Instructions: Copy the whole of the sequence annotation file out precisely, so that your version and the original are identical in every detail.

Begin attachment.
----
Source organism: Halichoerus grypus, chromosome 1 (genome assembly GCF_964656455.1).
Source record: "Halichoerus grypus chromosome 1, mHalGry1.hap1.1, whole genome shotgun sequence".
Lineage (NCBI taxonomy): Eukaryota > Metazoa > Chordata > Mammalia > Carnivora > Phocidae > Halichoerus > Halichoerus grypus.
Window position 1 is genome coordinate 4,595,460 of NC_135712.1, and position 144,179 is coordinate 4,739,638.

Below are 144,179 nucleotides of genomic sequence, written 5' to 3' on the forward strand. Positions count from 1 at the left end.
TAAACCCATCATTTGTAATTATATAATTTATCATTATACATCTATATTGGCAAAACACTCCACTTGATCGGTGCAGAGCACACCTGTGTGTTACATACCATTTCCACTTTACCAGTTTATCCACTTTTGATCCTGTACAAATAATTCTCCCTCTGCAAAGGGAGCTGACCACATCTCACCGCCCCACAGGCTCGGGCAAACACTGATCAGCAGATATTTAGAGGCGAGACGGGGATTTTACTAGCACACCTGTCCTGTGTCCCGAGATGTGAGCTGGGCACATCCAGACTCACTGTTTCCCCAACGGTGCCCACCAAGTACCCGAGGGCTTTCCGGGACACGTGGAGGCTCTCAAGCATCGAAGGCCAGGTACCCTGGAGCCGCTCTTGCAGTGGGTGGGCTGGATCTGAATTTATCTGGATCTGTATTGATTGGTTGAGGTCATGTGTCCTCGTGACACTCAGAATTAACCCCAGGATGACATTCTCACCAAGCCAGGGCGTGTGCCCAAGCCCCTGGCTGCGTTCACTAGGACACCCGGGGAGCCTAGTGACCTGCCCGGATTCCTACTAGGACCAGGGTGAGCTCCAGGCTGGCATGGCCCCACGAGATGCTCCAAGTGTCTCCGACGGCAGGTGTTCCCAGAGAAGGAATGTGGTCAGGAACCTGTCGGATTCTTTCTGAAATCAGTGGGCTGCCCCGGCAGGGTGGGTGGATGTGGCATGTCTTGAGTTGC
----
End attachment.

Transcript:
Source organism: Halichoerus grypus, chromosome 1 (genome assembly GCF_964656455.1).
Source record: "Halichoerus grypus chromosome 1, mHalGry1.hap1.1, whole genome shotgun sequence".
Lineage (NCBI taxonomy): Eukaryota > Metazoa > Chordata > Mammalia > Carnivora > Phocidae > Halichoerus > Halichoerus grypus.
Window position 1 is genome coordinate 4,595,460 of NC_135712.1, and position 144,179 is coordinate 4,739,638.

Below are 144,179 nucleotides of genomic sequence, written 5' to 3' on the forward strand. Positions count from 1 at the left end.
TAAACCCATCATTTGTAATTATATAATTTATCATTATACATCTATATTGGCAAAACACTCCACTTGATCGGTGCAGAGCACACCTGTGTGTTACATACCATTTCCACTTTACCAGTTTATCCACTTTTGATCCTGTACAAATAATTCTCCCTCTGCAAAGGGAGCTGACCACATCTCACCGCCCCACAGGCTCGGGCAAACACTGATCAGCAGATATTTAGAGGCGAGACGGGGATTTTACTAGCACACCTGTCCTGTGTCCCGAGATGTGAGCTGGGCACATCCAGACTCACTGTTTCCCCAACGGTGCCCACCAAGTACCCGAGGGCTTTCCGGGACACGTGGAGGCTCTCAAGCATCGAAGGCCAGGTACCCTGGAGCCGCTCTTGCAGTGGGTGGGCTGGATCTGAATTTATCTGGATCTGTATTGATTGGTTGAGGTCATGTGTCCTCGTGACACTCAGAATTAACCCCAGGATGACATTCTCACCAAGCCAGGGCGTGTGCCCAAGCCCCTGGCTGCGTTCACTAGGACACCCGGGGAGCCTAGTGACCTGCCCGGATTCCTACTAGGACCAGGGTGAGCTCCAGGCTGGCATGGCCCCACGAGATGCTCCAAGTGTCTCCGACGGCAGGTGTTCCCAGAGAAGGAATGTGGTCAGGAACCTGTCGGATTCTTTCTGAAATCAGTGGGCTGCCCCGGCAGGGTGGGTGGATGTGGCATGTCTTGAGTTGC